Those days are long gone, and many pundits are wondering if the company will even survive, but contrarian types are looking at the recent sell-off and wondering if this might finally be the moment to position for a rebound.
Let’s take a look at the current situation to see if Encana deserves to be in your portfolio.
Encana is in the process of transitioning from being a natural gas company to one primarily focused on the production of oil.
The decision was made when gas prices were in the dumps and oil still traded at nosebleed levels. Unfortunately, the company unloaded gas assets at the bottom of the market and purchased oil properties at the highs.
Those decisions saddled the company with a large debt position and hammered shareholders in the process as oil plummeted.
Balance sheet issues
Encana started 2015 with long-term debt of US$7.8 billion. In March the company raised $1.44 billion in capital and used the proceeds to pay down debt that was coming due in 2017 and 2018. That was a prudent move and bought the company some important time to help it ride out the downturn in the market.
During the second quarter things started to look better as WTI oil prices rallied back above $60 per share. Encana finished Q2 with $5.2 billion in outstanding debt and further increases in oil prices would have meant the company could battle its way through.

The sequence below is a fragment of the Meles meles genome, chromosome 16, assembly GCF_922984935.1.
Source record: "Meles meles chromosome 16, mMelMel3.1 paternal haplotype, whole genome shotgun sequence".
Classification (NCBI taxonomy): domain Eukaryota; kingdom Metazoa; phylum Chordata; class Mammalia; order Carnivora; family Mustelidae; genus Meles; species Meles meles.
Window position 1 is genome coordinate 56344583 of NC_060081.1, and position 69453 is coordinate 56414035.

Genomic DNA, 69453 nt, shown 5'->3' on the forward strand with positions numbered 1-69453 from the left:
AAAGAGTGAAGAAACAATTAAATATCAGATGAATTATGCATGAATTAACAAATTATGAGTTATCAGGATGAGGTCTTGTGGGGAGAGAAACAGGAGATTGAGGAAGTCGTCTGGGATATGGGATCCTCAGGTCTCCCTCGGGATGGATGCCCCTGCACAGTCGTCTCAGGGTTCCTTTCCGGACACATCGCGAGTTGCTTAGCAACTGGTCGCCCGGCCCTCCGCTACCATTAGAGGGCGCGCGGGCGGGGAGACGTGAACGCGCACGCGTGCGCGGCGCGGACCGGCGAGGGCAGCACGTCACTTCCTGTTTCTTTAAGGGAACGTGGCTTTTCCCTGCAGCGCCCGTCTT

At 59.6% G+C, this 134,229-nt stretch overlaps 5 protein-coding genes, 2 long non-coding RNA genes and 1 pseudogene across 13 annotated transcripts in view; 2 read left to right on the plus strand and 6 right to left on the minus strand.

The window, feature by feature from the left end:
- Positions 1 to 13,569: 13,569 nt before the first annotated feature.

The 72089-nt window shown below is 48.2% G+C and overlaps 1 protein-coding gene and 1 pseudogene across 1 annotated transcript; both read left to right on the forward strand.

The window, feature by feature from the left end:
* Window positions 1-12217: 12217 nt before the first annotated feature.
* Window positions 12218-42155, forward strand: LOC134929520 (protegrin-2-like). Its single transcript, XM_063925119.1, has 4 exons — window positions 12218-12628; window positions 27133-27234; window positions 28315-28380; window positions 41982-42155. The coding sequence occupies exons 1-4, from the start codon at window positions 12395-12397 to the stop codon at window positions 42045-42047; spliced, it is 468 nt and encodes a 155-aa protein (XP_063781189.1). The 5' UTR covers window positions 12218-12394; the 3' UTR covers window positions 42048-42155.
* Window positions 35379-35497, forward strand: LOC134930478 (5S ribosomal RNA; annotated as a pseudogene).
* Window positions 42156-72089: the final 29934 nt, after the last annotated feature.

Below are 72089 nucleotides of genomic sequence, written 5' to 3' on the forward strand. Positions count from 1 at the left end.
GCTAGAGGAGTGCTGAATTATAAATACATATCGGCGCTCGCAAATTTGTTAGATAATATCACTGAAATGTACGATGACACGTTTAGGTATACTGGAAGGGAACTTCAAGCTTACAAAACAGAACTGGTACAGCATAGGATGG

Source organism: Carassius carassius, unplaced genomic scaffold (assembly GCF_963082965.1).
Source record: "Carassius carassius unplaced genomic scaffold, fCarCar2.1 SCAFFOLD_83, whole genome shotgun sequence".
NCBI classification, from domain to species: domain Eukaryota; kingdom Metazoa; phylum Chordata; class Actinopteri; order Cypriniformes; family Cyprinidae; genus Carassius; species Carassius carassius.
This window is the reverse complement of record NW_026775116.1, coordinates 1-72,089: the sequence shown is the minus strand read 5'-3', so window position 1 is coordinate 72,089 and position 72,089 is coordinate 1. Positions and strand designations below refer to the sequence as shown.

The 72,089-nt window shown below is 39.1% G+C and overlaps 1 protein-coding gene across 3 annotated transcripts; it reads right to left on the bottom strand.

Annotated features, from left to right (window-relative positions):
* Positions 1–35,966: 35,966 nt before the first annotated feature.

Cash flow concerns
In the Q2 earnings report Encana said it is maintaining its 2015 cash flow guidance of US$1.4-1.6 billion.
Cash flow for Q1 was US$495 million and Q2 came in at US$181 million. Oil prices are a lot lower now than they were in the first half of the year, which suggests the guidance could be a bit ambitious.
The company’s 2015 capital program is expected to be US$2-2.2 billion. Encana spent US$1.48 billion in the first half of the year, so pundits are thinking the projected capex could be a tad light.
The size of the cash flow gap should be a warning signal for potential new investors.
Encana just announced a US$1.3 billion deal to unload its natural gas properties in Louisiana. The move will bring in a much-needed US$850 million in cash and reduce commitments by US$480 million.
The news lit a spark under the stock, driving the shares up nearly 10%. The deal should ensure the company won’t have to go back to capital markets in the short term, but it still doesn’t solve the cash flow problem.
As long as WTI oil prices remain near $40 per barrel, Encana is going to be cash flow negative, and that means the stock is at risk of continuing its brutal slide.
Should you buy Encana?
Dividends in the patch are falling like dominoes and it would be reasonable to assume that Encana’s payout will suffer the same fate. At this point, the company still has a sizeable debt position, and oil prices are showing no signs of a meaningful rebound.
Given the attractiveness of its asset portfolio, the company could find itself the target of a takeover bid by one of the industry’s larger players. Nonetheless, I would still avoid the stock.
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Fool contributor Andrew Walker has no position in any stocks mentioned.